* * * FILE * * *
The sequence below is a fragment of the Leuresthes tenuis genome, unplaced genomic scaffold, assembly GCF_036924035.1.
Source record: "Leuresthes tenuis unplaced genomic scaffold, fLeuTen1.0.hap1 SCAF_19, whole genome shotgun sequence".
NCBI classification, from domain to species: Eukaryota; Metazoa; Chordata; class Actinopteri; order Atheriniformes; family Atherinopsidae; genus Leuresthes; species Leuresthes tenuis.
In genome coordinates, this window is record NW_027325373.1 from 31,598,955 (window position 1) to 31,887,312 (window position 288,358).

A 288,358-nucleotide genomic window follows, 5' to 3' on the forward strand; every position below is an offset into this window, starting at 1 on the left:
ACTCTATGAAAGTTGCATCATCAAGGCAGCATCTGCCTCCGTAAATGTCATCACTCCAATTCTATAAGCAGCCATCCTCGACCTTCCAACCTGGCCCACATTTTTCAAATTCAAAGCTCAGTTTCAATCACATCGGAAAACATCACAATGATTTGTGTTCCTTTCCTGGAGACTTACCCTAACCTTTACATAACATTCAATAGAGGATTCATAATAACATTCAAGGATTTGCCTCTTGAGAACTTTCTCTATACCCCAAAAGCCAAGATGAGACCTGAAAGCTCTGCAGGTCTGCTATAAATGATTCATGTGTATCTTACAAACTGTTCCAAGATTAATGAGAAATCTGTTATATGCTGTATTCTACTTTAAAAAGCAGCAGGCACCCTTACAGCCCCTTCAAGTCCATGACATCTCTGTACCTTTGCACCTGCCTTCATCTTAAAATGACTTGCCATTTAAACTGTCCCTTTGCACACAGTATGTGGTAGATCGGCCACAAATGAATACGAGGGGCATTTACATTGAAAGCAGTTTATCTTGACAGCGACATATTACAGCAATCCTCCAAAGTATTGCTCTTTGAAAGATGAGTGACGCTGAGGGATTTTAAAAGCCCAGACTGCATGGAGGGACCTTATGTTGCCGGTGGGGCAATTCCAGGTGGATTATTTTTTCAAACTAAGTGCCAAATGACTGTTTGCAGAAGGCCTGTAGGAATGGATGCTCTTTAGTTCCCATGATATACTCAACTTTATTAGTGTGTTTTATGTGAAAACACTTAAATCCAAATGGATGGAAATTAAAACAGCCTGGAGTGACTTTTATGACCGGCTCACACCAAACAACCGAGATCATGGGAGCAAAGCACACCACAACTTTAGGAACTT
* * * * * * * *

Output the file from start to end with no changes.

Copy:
The sequence below is a fragment of the Leuresthes tenuis genome, unplaced genomic scaffold, assembly GCF_036924035.1.
Source record: "Leuresthes tenuis unplaced genomic scaffold, fLeuTen1.0.hap1 SCAF_19, whole genome shotgun sequence".
NCBI classification, from domain to species: Eukaryota; Metazoa; Chordata; class Actinopteri; order Atheriniformes; family Atherinopsidae; genus Leuresthes; species Leuresthes tenuis.
In genome coordinates, this window is record NW_027325373.1 from 31,598,955 (window position 1) to 31,887,312 (window position 288,358).

A 288,358-nucleotide genomic window follows, 5' to 3' on the forward strand; every position below is an offset into this window, starting at 1 on the left:
ACTCTATGAAAGTTGCATCATCAAGGCAGCATCTGCCTCCGTAAATGTCATCACTCCAATTCTATAAGCAGCCATCCTCGACCTTCCAACCTGGCCCACATTTTTCAAATTCAAAGCTCAGTTTCAATCACATCGGAAAACATCACAATGATTTGTGTTCCTTTCCTGGAGACTTACCCTAACCTTTACATAACATTCAATAGAGGATTCATAATAACATTCAAGGATTTGCCTCTTGAGAACTTTCTCTATACCCCAAAAGCCAAGATGAGACCTGAAAGCTCTGCAGGTCTGCTATAAATGATTCATGTGTATCTTACAAACTGTTCCAAGATTAATGAGAAATCTGTTATATGCTGTATTCTACTTTAAAAAGCAGCAGGCACCCTTACAGCCCCTTCAAGTCCATGACATCTCTGTACCTTTGCACCTGCCTTCATCTTAAAATGACTTGCCATTTAAACTGTCCCTTTGCACACAGTATGTGGTAGATCGGCCACAAATGAATACGAGGGGCATTTACATTGAAAGCAGTTTATCTTGACAGCGACATATTACAGCAATCCTCCAAAGTATTGCTCTTTGAAAGATGAGTGACGCTGAGGGATTTTAAAAGCCCAGACTGCATGGAGGGACCTTATGTTGCCGGTGGGGCAATTCCAGGTGGATTATTTTTTCAAACTAAGTGCCAAATGACTGTTTGCAGAAGGCCTGTAGGAATGGATGCTCTTTAGTTCCCATGATATACTCAACTTTATTAGTGTGTTTTATGTGAAAACACTTAAATCCAAATGGATGGAAATTAAAACAGCCTGGAGTGACTTTTATGACCGGCTCACACCAAACAACCGAGATCATGGGAGCAAAGCACACCACAACTTTAGGAACTT